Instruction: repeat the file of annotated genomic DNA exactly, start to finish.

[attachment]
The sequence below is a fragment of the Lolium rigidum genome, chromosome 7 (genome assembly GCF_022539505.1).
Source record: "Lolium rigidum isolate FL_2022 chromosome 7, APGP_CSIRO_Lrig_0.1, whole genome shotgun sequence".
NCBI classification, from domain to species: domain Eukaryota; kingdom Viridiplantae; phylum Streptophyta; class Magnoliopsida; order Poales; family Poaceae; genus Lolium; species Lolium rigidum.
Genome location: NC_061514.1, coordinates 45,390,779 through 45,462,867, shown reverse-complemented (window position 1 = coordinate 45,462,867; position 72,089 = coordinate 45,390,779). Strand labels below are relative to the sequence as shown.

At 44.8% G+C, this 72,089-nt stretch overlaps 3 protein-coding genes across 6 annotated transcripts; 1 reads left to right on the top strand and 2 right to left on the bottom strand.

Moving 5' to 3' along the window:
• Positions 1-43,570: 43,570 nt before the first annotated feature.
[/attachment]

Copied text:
The sequence below is a fragment of the Lolium rigidum genome, chromosome 7 (genome assembly GCF_022539505.1).
Source record: "Lolium rigidum isolate FL_2022 chromosome 7, APGP_CSIRO_Lrig_0.1, whole genome shotgun sequence".
NCBI classification, from domain to species: domain Eukaryota; kingdom Viridiplantae; phylum Streptophyta; class Magnoliopsida; order Poales; family Poaceae; genus Lolium; species Lolium rigidum.
Genome location: NC_061514.1, coordinates 45,390,779 through 45,462,867, shown reverse-complemented (window position 1 = coordinate 45,462,867; position 72,089 = coordinate 45,390,779). Strand labels below are relative to the sequence as shown.

At 44.8% G+C, this 72,089-nt stretch overlaps 3 protein-coding genes across 6 annotated transcripts; 1 reads left to right on the top strand and 2 right to left on the bottom strand.

Moving 5' to 3' along the window:
• Positions 1-43,570: 43,570 nt before the first annotated feature.